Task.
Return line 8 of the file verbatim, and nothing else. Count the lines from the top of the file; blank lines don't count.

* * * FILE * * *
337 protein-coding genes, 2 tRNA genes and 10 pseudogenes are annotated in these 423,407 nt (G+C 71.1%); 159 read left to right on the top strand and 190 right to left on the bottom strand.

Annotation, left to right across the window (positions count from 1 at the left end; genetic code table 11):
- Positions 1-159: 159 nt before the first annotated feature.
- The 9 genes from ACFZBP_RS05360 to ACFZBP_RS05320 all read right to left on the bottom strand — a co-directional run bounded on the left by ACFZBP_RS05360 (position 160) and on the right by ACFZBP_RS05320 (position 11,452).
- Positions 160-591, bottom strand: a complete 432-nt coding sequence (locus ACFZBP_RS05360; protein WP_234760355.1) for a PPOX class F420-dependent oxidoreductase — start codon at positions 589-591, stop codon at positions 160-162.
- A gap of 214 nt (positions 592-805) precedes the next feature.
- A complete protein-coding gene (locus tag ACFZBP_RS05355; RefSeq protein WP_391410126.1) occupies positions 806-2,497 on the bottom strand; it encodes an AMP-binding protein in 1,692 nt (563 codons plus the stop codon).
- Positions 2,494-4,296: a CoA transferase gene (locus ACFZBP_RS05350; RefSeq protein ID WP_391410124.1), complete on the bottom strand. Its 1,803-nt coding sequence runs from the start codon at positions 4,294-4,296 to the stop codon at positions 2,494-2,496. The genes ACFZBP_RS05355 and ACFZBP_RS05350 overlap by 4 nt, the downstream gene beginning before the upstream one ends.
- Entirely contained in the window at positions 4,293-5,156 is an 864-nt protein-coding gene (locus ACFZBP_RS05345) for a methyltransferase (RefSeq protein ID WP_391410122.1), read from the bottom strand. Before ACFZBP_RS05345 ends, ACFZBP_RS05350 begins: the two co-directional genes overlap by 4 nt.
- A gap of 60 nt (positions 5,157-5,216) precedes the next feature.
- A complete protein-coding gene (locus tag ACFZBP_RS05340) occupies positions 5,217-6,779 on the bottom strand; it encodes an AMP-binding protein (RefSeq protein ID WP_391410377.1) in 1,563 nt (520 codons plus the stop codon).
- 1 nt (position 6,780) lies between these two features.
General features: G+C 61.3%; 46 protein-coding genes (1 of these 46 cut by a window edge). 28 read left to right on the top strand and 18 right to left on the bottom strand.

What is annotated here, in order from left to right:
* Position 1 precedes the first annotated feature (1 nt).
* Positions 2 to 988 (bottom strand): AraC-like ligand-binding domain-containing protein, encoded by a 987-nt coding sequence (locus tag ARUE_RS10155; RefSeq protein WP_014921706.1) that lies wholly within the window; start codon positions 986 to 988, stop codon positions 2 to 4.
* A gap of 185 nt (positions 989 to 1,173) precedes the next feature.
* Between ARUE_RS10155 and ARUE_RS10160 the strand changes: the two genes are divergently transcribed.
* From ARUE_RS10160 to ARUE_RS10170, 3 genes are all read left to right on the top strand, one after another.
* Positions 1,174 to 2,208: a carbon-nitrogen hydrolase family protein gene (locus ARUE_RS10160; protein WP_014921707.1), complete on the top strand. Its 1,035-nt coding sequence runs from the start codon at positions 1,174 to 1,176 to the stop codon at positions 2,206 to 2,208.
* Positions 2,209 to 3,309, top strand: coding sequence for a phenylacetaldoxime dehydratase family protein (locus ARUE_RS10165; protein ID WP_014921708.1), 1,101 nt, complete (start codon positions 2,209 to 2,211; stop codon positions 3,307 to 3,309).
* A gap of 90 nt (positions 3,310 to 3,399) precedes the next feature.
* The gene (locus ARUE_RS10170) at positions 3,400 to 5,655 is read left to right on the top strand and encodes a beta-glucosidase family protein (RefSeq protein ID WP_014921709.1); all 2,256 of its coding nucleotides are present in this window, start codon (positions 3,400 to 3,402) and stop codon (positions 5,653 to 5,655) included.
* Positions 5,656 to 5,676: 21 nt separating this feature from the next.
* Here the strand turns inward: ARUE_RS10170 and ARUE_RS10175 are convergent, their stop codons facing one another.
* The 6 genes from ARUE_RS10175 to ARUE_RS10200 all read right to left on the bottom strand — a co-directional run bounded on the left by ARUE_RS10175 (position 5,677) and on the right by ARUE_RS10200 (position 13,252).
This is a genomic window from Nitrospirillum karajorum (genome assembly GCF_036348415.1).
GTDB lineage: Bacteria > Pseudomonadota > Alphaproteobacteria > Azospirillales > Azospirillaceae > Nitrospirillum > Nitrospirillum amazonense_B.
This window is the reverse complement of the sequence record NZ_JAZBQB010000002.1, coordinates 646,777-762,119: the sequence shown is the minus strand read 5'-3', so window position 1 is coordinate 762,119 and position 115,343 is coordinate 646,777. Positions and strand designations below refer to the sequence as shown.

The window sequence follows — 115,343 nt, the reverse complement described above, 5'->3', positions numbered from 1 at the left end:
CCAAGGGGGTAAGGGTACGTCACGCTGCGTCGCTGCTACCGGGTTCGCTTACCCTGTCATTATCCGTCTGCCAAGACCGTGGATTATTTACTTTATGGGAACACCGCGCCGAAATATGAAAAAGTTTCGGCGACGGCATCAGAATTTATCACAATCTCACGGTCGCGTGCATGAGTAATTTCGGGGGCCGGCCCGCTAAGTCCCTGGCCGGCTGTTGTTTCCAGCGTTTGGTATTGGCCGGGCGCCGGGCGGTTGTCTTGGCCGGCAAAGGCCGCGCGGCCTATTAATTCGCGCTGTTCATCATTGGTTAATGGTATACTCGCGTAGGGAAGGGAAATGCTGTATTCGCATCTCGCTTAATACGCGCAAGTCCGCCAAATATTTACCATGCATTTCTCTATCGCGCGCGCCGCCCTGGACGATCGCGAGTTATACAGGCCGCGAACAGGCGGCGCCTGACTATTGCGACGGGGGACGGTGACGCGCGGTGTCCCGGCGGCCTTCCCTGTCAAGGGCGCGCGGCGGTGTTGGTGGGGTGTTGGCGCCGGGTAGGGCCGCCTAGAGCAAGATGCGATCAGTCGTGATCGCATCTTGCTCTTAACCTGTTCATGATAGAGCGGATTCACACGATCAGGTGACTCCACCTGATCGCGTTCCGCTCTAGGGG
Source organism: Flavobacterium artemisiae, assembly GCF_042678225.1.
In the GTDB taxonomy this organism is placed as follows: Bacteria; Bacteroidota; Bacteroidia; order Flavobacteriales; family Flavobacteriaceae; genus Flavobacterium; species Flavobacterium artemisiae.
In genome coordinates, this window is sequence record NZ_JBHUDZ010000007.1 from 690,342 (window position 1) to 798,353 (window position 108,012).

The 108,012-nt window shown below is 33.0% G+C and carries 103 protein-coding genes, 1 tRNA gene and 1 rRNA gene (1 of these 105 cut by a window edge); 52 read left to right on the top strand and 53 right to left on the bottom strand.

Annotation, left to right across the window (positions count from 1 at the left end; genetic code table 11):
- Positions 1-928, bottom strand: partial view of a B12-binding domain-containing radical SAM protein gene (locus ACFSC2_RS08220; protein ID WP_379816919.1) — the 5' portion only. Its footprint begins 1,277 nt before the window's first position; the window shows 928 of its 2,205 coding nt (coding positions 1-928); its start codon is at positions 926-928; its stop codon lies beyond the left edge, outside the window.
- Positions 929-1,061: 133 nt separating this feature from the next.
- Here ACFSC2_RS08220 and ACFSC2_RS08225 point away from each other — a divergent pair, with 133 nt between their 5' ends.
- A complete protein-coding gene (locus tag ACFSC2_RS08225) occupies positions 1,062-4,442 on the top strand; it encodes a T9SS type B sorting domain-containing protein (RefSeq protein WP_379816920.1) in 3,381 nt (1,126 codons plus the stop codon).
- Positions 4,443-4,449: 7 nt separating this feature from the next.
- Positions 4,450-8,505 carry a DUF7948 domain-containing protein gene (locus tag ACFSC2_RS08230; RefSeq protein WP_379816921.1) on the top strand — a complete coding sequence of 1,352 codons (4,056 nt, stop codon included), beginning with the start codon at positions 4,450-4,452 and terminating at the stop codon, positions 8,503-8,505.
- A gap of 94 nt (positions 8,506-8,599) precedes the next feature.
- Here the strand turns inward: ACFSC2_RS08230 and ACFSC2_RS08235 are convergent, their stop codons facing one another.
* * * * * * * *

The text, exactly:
- Positions 2,494-4,296: a CoA transferase gene (locus ACFZBP_RS05350; RefSeq protein ID WP_391410124.1), complete on the bottom strand. Its 1,803-nt coding sequence runs from the start codon at positions 4,294-4,296 to the stop codon at positions 2,494-2,496. The genes ACFZBP_RS05355 and ACFZBP_RS05350 overlap by 4 nt, the downstream gene beginning before the upstream one ends.